‘A slap in the face’ Black leaders to Trump – cancel Tulsa rally

The campaign rally is scheduled June 19, or Juneteenth, a day that marks the end of slavery in the United States.

Tulsa 1921 race riot
Tulsa race riot survivor George Monroe, now 82 years old, examines a monument dedicated in 1996 as part of the 75th-anniversary commemoration ceremonies in Tulsa, Oklahoma [File: Michael Wyke/AP Photo]

The Black community and political leaders are calling on President Donald Trump to at least change the date of an Oklahoma rally kick-starting his return to public campaigning, saying that holding the event on Juneteenth, the day that marks the end of slavery in the United States, is a “slap in the face”.

Trump campaign officials discussed in advance the possible reaction to the Juneteenth date, but there are no plans to change it despite fierce blowback.

California Senator Kamala Harris and Tulsa civic officials were among the Black leaders who said it was offensive for Trump to pick that day – June 19 – and that place – Tulsa, an Oklahoma city that in 1921 was the site of a fiery and orchestrated white-on-black attack.

“This isn’t just a wink to white supremacists – he’s throwing them a welcome home party,” Harris, a leading contender to be Democratic presidential candidate Joe Biden’s running mate, tweeted of Trump’s rally plans.

“To choose the date, to come to Tulsa, is totally disrespectful and a slap in the face to even happen,” said Sherry Gamble Smith, president of Tulsa’s Black Wall Street Chamber of Commerce, an organisation named after the prosperous Black community that white Oklahomans burned down in the 1921 attack.

At a minimum, Gamble Smith said, the campaign should “change it to Saturday the 20th, if they’re going to have it”.

Officials with the Trump campaign, which announced the plan on Wednesday, defended the rally.

“As the party of Lincoln, Republicans are proud of the history of Juneteenth,” said Katrina Pierson, senior adviser to the Trump campaign. “President Trump has built a record of success for Black Americans, including unprecedented low unemployment prior to the global pandemic, all-time high funding for Historically Black Colleges and Universities, and criminal justice reform.”

The Trump campaign was aware in advance that the date for the president’s return to rallies was Juneteenth, according to two campaign officials. Although choosing June 19 was not meant to be incendiary, some blowback was expected, the officials said, but the campaign was caught off guard by the intensity, particularly when some linked the selection to the 1921 massacre.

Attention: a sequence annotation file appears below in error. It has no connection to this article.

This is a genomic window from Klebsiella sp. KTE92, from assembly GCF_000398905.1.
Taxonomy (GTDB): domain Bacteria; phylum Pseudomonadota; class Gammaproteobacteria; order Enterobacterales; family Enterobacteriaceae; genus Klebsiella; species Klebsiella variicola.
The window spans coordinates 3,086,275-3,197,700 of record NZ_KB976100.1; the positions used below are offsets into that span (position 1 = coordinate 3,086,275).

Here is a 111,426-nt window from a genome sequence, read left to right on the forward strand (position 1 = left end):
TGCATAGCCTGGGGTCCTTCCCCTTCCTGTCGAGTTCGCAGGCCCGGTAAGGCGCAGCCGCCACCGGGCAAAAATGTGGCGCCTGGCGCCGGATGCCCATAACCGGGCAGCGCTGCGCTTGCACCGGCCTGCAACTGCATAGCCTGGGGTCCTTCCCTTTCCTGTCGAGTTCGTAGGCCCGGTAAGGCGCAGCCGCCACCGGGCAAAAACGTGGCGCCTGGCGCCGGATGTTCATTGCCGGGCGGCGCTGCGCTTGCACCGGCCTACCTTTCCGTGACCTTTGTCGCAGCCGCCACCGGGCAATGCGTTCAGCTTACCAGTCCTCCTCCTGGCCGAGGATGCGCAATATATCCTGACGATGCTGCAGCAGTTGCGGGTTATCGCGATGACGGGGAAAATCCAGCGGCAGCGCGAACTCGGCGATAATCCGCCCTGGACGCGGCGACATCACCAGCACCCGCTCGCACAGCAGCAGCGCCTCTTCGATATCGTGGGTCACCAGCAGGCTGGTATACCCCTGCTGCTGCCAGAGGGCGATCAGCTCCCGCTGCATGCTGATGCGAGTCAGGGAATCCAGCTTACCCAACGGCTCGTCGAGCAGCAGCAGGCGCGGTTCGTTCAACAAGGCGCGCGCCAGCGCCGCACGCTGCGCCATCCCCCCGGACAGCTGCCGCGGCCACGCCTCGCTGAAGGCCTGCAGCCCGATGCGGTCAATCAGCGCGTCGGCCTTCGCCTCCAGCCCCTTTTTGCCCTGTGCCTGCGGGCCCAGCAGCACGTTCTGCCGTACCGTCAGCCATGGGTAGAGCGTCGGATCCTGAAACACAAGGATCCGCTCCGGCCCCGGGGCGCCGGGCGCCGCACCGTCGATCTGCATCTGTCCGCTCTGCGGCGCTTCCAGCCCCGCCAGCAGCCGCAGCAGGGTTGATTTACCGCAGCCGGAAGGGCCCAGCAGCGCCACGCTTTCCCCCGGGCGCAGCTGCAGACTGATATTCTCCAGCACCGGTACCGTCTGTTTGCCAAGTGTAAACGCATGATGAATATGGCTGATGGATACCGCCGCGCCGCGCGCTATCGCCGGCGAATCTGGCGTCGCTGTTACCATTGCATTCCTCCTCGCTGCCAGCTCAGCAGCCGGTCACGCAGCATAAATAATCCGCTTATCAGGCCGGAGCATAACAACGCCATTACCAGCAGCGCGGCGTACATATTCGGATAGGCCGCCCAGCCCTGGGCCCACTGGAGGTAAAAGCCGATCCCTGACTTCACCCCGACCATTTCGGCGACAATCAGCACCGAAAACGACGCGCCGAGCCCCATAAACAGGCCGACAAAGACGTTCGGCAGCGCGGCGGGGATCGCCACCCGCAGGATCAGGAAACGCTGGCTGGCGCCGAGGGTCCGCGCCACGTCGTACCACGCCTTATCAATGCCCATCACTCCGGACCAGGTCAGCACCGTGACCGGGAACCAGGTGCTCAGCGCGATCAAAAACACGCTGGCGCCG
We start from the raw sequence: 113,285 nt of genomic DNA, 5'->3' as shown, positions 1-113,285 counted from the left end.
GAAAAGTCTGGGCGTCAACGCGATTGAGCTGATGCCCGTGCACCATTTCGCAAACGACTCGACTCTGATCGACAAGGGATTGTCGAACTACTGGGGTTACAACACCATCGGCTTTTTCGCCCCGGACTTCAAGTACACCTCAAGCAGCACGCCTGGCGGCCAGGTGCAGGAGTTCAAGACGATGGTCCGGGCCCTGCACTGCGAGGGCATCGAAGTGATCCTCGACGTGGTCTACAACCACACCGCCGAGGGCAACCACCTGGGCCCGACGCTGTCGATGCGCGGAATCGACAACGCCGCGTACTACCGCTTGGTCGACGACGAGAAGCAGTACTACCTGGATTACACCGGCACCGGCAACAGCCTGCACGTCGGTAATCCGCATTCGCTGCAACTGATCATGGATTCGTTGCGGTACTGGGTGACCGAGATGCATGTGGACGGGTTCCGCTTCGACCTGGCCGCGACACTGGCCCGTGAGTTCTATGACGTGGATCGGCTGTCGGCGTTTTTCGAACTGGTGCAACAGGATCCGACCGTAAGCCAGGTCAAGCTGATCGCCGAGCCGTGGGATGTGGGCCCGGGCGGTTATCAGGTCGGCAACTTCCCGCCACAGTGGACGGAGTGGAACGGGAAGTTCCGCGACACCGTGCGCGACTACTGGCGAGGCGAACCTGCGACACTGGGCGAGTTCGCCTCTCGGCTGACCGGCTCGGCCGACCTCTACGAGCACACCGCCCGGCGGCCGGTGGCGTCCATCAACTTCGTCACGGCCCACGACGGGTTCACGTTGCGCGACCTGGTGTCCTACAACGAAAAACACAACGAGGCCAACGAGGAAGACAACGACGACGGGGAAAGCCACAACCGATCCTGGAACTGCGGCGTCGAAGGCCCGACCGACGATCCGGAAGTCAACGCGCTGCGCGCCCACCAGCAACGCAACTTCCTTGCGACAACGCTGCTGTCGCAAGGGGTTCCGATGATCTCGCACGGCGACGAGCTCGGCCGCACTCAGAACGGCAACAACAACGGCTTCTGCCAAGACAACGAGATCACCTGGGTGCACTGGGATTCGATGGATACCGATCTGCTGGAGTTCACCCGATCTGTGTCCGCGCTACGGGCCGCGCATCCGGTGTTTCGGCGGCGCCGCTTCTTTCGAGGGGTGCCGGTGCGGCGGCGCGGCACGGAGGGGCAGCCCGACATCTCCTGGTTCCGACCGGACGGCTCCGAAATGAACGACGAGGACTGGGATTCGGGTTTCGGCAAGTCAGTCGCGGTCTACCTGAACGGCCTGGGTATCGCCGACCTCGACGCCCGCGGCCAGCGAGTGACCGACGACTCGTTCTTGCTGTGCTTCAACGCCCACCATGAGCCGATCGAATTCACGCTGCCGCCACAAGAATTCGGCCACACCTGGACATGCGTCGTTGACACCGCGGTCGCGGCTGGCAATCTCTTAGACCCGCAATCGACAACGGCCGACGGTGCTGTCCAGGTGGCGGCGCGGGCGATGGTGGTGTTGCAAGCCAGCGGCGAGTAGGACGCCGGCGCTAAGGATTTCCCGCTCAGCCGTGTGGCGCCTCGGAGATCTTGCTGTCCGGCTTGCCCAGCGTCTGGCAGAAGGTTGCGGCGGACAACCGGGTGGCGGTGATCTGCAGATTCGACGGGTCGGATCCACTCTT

The campaign picked Tulsa’s BOK Center, with a listed seat capacity of 19,199. The arena’s Facebook page shows organisers calling off shows there by country singer Alan Jackson and other performers, citing the coronavirus pandemic.

Arena marketing director Meghan Blood said on Thursday she did not know yet about any plans for social distancing or other coronavirus precautions for Trump’s rally, which would be one of the larger public gatherings in the US at this stage of the outbreak.

Campaign officials said safety decisions would be made in coordination with local authorities. A disclaimer on the ticket registration website said attendees voluntarily assume all risks related to exposure to COVID-19 and agree not to hold the campaign liable for any illness.

The campaign officials said the Trump campaign picked Oklahoma, a state Trump won easily in 2016, because arrangements could be made quickly, for a variety of reasons: Oklahoma has a Republican, Trump-friendly governor; the state is not seeing huge numbers of coronavirus cases; and the arena was “turn-key” and could easily be opened for the rally.

Moreover, the rally will be held up the turnpike from a district held by Rep Kendra Horn, one of the Democrats Republicans feel is vulnerable in the November general election.

Campaign officials also wanted to hold the rally where they could all but guarantee a big crowd despite coronavirus concerns, according to the officials. Oklahoma is one of the most Republican states in the nation and Trump has not held a rally there as president, so it will likely deliver an enthusiastic audience eager to see him, the officials believed.

Nationally, as research brings to light more about the 1921 massacre, Tulsa is increasingly associated with the rampage in which white Tulsans razed a thriving Black business community, killing as many as 300 people. Long dismissed by generations of white Tulsans as a race “riot”, the May 31 to June 1 events were marked this year by community memorials.

Oklahoma’s Black Democratic Party chairwoman condemned Trump’s rally plan. “A day set aside to commemorate the freedom of enslaved people must not be marred by the words or actions of a racist president,” Alicia Andrews said.

Source: News Agencies